Bomwali Chief Dedicates His Tribe to God
David’s 2nd Photo Blog from Cameroon
Today I finally reached my first original destination, the small village of Malapa, accessible only via a 30-minute ride in a motorized canoe down the Ngoko River. As our canoe approached Malapa’s riverbank, its citizens were singing and dancing in celebration of our arrival. Just a few months ago, Heaven’s Family’s Safe Water Ministry funded the drilling of a well and installation of a durable hand pump. Before that, the villagers had no option but to drink the muddy, contaminated water of the Ngoko River.
The people of Malapa are members of a tribe known as the Bomwali, of which there are only 9,000 members in the world. They speak a unique language, and they live on either side of the Ngoko River, in Cameroon and Congo, for a stretch of about 100 miles. Until a year ago, they were classified by missions experts as an “Unreached People Group,” because (1) less than 1% of the Bomwali population is Christian, and (2) they had no church or witness among them. That changed, however, when a Cameroonian missionary named Leo, whom I met at a conference in Kenya in March, started reaching out to them with a strategy to make disciples who multiply. Leo has planted five disciple-making churches among the Bomwali in the last year, one of which is in Malapa.
The Bomwali people all live in the jungle interior during the 4-month annual rainy season, where they grow cocoa beans, and when small streams are following from which they can drink. But during the other 8 months of the year, when the interior streams all dry up, they migrate to the river banks of the Ngoko River, which becomes their sole water source.
I filmed a few interviews with Malapians, and it required two translators: English-to-French, and then French-to-Bomwali. During those interviews, I heard similar stories repeated. Before Heaven’s Family’s water well, diarrhea, dysentery, and itchy skin (from bathing in the Ngoko water), were common. Typhoid Fever was also mentioned. But now those problems have all but disappeared. Naturally, everyone is ecstatic. And I was struck, once again, how I take abundant, safe water for granted. The Bomwali people are among the earth’s poorest. They live in dirt-floor wooden shacks that you and I might not consider adequate to house our animals. But the believers in Malapa are thanking Jesus for safe, clean water.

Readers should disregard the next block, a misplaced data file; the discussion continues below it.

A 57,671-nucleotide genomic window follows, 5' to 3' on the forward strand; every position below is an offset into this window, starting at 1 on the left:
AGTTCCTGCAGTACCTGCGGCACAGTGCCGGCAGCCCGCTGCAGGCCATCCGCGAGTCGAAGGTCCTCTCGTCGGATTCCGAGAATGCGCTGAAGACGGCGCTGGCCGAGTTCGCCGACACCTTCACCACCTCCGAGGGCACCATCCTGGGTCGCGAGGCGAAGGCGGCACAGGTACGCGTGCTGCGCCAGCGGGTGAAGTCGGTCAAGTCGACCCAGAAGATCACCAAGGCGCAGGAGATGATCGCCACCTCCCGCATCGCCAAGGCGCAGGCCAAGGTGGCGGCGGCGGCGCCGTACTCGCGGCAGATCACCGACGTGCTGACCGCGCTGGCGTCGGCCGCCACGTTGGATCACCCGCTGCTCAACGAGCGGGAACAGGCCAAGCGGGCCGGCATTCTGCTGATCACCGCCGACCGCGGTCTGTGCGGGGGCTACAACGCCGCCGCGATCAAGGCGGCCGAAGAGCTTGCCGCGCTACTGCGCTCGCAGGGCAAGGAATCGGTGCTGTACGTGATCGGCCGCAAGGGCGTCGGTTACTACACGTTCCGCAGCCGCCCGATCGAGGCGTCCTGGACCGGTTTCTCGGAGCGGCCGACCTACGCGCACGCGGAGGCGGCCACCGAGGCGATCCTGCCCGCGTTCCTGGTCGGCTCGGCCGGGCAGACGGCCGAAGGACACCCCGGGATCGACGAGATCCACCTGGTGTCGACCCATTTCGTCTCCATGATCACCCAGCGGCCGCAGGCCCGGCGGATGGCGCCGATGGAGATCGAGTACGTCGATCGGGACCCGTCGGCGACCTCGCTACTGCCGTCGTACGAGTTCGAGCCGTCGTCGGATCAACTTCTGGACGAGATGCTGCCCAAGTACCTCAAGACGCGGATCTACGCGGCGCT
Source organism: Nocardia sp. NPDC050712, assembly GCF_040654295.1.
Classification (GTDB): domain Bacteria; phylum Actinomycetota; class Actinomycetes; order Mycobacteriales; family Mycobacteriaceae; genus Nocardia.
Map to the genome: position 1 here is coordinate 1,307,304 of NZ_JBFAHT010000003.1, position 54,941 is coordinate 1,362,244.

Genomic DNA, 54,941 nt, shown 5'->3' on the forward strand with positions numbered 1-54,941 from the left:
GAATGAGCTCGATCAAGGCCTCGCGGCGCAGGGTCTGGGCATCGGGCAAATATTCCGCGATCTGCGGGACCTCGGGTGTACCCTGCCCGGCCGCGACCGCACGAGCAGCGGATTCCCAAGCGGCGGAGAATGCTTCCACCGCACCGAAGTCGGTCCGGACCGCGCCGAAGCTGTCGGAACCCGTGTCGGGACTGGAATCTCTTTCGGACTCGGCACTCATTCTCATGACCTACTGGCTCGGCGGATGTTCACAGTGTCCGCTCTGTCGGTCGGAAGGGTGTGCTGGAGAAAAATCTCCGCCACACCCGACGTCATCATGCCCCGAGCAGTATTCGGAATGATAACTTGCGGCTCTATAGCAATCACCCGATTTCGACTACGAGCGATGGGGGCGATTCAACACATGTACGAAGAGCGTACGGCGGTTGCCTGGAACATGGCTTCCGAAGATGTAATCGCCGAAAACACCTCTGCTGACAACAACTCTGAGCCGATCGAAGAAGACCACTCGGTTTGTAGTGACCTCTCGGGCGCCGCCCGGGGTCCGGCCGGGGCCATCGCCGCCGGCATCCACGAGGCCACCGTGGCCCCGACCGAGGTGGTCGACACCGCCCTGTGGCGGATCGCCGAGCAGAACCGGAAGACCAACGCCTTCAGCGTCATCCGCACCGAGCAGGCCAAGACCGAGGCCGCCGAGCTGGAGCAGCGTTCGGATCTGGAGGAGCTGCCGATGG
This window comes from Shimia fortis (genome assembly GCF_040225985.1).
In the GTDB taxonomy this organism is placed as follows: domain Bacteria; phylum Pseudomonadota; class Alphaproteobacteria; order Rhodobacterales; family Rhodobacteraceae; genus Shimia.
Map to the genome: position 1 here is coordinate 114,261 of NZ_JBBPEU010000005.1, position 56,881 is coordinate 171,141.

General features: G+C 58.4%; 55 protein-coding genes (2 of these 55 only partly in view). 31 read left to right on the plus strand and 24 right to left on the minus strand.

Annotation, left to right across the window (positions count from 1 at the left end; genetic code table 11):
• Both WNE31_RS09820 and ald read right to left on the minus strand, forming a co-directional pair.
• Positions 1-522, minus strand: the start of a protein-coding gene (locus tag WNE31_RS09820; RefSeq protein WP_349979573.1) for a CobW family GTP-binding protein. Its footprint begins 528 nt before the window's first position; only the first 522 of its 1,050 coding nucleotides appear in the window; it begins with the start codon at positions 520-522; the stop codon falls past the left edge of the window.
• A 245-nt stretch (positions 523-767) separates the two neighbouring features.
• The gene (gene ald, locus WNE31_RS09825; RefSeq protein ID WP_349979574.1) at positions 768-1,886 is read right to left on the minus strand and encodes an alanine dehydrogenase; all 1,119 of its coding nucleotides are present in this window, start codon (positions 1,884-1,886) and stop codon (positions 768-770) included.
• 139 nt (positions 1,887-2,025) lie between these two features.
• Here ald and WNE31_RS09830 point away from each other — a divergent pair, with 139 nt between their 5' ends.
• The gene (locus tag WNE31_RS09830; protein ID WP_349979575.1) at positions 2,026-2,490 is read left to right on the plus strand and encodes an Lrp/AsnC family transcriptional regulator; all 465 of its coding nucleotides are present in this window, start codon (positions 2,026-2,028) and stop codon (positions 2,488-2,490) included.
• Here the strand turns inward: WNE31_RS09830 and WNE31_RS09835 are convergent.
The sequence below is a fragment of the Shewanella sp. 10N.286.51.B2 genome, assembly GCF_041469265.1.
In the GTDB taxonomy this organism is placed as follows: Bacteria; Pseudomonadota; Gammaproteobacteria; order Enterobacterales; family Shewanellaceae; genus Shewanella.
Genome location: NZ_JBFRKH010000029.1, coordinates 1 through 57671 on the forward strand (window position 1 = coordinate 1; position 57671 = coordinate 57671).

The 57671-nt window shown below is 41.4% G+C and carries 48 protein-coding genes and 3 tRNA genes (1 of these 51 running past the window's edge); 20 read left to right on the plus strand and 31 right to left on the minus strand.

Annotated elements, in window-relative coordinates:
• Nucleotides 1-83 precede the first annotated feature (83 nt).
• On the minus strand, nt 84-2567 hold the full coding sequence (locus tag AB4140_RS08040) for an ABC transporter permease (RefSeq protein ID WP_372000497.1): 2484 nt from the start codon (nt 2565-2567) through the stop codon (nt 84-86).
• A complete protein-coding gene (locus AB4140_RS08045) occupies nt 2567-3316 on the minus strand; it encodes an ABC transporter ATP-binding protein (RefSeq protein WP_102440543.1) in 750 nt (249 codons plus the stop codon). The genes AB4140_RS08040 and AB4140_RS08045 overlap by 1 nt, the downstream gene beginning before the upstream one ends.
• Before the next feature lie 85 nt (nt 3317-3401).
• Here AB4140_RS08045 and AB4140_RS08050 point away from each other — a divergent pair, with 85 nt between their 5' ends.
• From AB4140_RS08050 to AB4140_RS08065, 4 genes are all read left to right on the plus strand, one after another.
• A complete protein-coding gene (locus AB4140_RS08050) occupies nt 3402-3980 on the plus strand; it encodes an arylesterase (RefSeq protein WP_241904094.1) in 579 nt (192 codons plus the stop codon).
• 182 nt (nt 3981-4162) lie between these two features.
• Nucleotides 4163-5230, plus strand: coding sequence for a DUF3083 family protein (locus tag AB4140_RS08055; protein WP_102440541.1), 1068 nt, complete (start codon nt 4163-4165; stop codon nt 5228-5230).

Leo told me that, because of the new well and new church, the people of Malapa are no longer migrating between the jungle interior and the riverbank. They will now permanently reside in their riverbank village—unlike all the other Bomwali people who live in small settlements along the Ngoko River.
There are some obvious signs that God’s time has come for the Bomwali people, one of which was a recent declaration by the Bomwali Chief, who was with us all today, officially dedicating all the Bomwali to God. He sees unmistakable indications that God is trying to bless his tribe. The door is now wide open, and a disciple-making movement is in its infancy, but underway. Heaven’s Family will be involved, and tomorrow, I’ll be traveling a considerable distance further down the Ngoko River to visit two other Bomwali villages to consider potential well projects there. That journey will be the subject of my final blog.
Below are some photos, with captions, from the day.